Meanwhile, the informal organizational structure operates through interpersonal relationships when people interact. Organizations operate on member-developed systems, often without involving written rules. Likewise, there are no clearly defined authorities, roles, and responsibilities for each member.
Informal structures often grow within the formal organizations such as companies. For example, employees may form friends, hobbies, and other groups. And, their day-to-day interactions may differ from what is written on company paper.
What are the advantages of a formal organizational structure?
Systematic work. Formal organizations divide activities into units and positions. Each has a specific role and purpose. Such an arrangement allows the organization to function systematically and smoothly.
More coordinated. Formal organizations clearly describe the units and positions, including their respective roles. It allows everyone to move in the same direction towards achieving goals.
Clear authority. Formal organizations have an established chain of command. It lays out the lines of authority and decision-making power. Thus, the relationship between subordinates and superiors is clearly defined.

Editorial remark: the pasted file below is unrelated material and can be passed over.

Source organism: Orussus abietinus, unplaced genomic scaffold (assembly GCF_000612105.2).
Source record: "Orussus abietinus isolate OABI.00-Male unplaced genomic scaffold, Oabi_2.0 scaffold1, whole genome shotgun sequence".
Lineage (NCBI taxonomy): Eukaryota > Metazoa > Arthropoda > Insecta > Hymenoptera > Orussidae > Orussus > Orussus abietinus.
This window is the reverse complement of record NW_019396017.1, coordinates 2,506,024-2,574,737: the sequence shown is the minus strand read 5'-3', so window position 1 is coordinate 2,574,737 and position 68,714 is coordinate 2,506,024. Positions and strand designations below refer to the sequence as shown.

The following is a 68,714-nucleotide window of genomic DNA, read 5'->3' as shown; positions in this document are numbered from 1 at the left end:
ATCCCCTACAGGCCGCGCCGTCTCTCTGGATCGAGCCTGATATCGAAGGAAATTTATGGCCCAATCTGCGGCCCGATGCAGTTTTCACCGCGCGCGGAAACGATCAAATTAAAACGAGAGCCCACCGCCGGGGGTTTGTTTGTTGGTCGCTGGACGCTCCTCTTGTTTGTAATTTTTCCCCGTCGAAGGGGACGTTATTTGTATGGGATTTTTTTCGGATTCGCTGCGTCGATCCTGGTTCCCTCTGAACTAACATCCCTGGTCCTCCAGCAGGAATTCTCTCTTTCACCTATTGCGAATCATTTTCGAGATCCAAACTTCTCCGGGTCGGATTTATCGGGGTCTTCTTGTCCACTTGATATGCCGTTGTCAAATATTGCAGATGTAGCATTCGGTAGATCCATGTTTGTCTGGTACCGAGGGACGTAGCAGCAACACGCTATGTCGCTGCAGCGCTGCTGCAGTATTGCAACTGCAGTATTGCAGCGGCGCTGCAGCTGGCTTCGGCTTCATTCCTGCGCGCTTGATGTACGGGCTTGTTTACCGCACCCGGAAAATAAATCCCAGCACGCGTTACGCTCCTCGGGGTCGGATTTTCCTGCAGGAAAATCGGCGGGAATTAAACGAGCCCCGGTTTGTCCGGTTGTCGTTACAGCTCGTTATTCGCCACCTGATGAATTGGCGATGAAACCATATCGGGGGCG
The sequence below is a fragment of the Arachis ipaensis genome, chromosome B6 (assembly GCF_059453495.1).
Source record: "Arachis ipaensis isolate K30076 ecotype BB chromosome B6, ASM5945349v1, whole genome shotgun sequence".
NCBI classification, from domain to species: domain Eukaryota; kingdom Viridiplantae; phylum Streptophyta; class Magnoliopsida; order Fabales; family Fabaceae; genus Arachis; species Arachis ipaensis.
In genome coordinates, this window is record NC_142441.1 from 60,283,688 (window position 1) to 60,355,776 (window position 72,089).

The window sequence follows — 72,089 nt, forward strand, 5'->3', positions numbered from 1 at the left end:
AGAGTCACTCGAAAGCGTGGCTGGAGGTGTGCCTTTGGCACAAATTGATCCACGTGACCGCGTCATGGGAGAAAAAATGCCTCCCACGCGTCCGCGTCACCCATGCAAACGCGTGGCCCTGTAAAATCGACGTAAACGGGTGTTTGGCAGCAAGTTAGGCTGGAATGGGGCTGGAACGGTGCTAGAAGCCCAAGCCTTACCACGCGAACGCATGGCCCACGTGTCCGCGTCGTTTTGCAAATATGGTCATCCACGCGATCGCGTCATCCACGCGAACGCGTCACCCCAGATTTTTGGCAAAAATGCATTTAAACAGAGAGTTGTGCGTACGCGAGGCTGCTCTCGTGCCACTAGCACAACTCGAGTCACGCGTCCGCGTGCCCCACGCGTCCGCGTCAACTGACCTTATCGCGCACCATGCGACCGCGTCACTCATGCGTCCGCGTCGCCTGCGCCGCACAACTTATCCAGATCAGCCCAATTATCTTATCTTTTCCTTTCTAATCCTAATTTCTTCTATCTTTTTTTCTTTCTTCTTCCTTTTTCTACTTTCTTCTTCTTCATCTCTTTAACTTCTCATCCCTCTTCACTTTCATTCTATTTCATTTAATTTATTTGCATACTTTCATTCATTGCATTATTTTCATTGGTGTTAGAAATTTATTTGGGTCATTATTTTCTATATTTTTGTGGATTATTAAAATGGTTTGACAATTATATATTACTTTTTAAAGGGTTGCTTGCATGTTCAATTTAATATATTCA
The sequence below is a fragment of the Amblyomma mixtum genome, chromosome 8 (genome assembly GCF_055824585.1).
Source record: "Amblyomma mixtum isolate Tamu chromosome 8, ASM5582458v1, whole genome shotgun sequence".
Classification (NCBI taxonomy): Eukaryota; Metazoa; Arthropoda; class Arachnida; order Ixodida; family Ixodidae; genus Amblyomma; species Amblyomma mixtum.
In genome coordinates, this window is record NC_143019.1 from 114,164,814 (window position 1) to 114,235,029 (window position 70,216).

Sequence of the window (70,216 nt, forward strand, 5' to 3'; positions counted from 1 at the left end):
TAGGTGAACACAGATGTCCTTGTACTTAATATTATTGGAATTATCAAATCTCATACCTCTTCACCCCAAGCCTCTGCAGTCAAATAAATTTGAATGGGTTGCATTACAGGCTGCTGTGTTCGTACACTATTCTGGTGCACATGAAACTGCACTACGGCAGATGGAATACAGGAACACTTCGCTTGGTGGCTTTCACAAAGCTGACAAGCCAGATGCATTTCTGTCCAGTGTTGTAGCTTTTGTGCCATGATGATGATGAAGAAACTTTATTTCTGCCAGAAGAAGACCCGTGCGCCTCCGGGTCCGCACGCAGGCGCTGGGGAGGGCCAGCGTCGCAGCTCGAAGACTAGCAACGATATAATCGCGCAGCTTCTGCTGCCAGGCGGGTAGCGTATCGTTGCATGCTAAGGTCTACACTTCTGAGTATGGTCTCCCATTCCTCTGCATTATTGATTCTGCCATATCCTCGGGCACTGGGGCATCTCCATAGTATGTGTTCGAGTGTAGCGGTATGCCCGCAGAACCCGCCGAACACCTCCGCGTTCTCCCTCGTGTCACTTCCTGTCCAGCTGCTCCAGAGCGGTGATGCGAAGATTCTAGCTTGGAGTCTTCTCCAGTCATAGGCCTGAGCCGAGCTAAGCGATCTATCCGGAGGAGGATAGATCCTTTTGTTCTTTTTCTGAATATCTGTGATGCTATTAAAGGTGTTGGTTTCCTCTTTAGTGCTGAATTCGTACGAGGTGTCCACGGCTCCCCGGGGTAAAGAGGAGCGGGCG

No ambiguity or confusion. Each person, job position, and department has clearly defined roles. Therefore, no ambiguity or confusion is in carrying out the role. Moreover, it minimizes wastage by eliminating overlapping roles.
More stable. Organizations operate according to rules and procedures. As a result, the behavior and relationships among members are predictable. And, the organization will continue even when some key people such as directors leave.
Professional relationship. People interact with each other because of work. And, they put more emphasis on professional relationships than interpersonal relationships such as kinship.
What are the disadvantages of a formal organizational structure?
Slow decision-making. Everyone can not make decisions arbitrarily. Rather, it must flow through the chain of command. As a result, decisions might not be made immediately when problems arise and by the directly involved people.